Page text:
The National Day of Sweden

On 6 June Swedes celebrate their National Day with waving flags and royals.

Normally, the King and Queen of Sweden take part in a ceremony at Skansen, Stockholm’s open-air museum, on the National Day. The yellow and blue Swedish flag is run up the mast, and children in traditional peasant costume present the royal couple with bouquets of summer flowers.

Special ceremonies welcoming new Swedish citizens are also usually held around the country on National Day.

The beginnings

The last time people in general took an active interest in Sweden as a nation-state was at the turn of the century (around 1900, that is) when national-romantic winds were blowing through the country and folklore societies and local history museums were established.

It was then that 6 June first became a day of celebration.

We'll go live here on 6 June – at 10:00 and 20:00 CEST! (Click to get a reminder!)

Public holiday since 2005

In 2004, the Swedish parliament voted to make it a public holiday, which may cause people to become more interested in celebrating it. The final decision took decades to reach − various proposals had been discussed under a succession of governments.

There are also groups lobbying for the introduction of an official national pastry, and a national dish, and for the key-fiddle (nyckelharpa) to be made the national instrument. But even for ideas as innocent as these, arriving at a consensus has proved difficult.

A lot of people gathered inside the City Hall of Stockholm.

Ceremony for new citizens on the National Day of Sweden in Stockholm City Hall. Photo: Simon Paulin/imagebank.sweden.se

A person paragliding with a yellow-and-blue parachute above the sea. Other paragliders in the background.

Paragliding in the south of Sweden. Photo: Simon Paulin/imagebank.sweden.se

A group of people on a wooden deck are drinking and preparing food on two outdoor grills.

Where there's a will, there's a grill. Photo: Vilhelm Stokstad/imagebank.sweden.se

A man holding blue and yellow balloons in one hand.

Let's celebrate! Photo: Simon Paulin/imagebank.sweden.se

A lot of people gathered inside the City Hall of Stockholm.

Ceremony for new citizens on the National Day of Sweden in Stockholm City Hall. Photo: Simon Paulin/imagebank.sweden.se

A person paragliding with a yellow-and-blue parachute above the sea. Other paragliders in the background.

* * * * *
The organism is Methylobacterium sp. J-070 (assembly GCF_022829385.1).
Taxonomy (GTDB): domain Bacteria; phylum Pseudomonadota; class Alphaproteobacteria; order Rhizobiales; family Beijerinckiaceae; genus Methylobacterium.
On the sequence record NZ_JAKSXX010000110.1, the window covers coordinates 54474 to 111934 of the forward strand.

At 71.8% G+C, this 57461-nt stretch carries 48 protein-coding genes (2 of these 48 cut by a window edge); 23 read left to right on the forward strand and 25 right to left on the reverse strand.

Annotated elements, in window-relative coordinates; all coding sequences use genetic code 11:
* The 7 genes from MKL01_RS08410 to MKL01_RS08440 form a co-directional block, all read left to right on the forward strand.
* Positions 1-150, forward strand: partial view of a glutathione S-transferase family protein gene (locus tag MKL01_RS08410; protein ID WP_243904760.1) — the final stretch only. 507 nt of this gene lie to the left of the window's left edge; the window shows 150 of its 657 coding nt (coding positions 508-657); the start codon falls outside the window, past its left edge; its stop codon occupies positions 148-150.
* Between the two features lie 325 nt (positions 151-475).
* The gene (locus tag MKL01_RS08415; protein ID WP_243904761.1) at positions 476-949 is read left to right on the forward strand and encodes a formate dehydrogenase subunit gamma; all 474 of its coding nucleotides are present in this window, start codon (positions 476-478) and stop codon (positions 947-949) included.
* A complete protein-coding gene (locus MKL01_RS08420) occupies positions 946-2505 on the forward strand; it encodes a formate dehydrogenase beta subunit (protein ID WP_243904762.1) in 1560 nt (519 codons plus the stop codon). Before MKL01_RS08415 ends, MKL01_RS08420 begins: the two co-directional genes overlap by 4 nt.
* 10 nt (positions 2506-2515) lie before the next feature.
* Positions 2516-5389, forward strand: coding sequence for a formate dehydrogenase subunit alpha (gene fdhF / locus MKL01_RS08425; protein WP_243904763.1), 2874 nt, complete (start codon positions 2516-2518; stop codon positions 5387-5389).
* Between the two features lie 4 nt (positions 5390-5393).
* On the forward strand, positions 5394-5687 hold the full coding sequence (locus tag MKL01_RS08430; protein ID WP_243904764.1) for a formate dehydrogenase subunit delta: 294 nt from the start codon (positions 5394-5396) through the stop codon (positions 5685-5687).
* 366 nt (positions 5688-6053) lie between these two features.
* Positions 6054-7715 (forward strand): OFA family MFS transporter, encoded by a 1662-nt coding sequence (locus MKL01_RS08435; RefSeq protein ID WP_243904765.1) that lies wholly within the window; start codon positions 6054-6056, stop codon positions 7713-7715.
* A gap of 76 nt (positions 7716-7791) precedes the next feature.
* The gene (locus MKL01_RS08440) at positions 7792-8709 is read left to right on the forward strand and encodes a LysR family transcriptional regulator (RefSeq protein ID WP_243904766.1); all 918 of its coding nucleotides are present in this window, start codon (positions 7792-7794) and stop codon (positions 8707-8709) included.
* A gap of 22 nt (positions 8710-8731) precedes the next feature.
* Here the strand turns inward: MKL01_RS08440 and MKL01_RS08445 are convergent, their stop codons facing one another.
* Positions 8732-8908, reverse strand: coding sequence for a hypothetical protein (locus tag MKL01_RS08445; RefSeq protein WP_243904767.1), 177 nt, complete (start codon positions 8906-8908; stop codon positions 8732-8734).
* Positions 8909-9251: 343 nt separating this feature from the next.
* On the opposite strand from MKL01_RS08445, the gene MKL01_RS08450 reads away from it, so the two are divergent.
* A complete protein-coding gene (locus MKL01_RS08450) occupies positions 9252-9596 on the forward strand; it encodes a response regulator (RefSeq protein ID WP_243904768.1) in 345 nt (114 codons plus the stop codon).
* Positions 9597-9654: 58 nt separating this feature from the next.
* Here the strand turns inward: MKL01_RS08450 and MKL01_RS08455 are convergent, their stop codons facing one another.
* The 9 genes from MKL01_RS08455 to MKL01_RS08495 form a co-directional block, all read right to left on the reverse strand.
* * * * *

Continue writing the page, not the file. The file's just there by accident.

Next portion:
Paragliding in the south of Sweden. Photo: Simon Paulin/imagebank.sweden.se

A group of people on a wooden deck are drinking and preparing food on two outdoor grills.

Where there's a will, there's a grill. Photo: Vilhelm Stokstad/imagebank.sweden.se

A man holding blue and yellow balloons in one hand.

Let's celebrate! Photo: Simon Paulin/imagebank.sweden.se

A lot of people gathered inside the City Hall of Stockholm.

Ceremony for new citizens on the National Day of Sweden in Stockholm City Hall. Photo: Simon Paulin/imagebank.sweden.se

A person paragliding with a yellow-and-blue parachute above the sea. Other paragliders in the background.

Paragliding in the south of Sweden. Photo: Simon Paulin/imagebank.sweden.se

A group of people on a wooden deck are drinking and preparing food on two outdoor grills.

Where there's a will, there's a grill. Photo: Vilhelm Stokstad/imagebank.sweden.se

A man holding blue and yellow balloons in one hand.

Let's celebrate! Photo: Simon Paulin/imagebank.sweden.se

Sweden’s National Day – the origins

Since 1983, Sweden has celebrated its National Day on 6 June. It is the date on which Gustav Vasa was elected king in 1523. This laid the foundation of Sweden as an independent state, and on the same date a new, important constitution was adopted in 1809.

The original idea came from Artur Hazelius, who founded the Skansen open-air museum in Stockholm and held a national day celebration there on 6 June as early as the 1890s.

At the 1893 World Fair in Chicago, Sweden presented Midsummer Day as a form of Swedish national day, so in the 1890s Sweden celebrated the occasion twice a year.
In 1916, 6 June became the Swedish Flag Day, celebrating the fact that Sweden had acquired its own flag following the dissolution of the union with Norway in 1905.

A Spotify playlist for the National Day of Sweden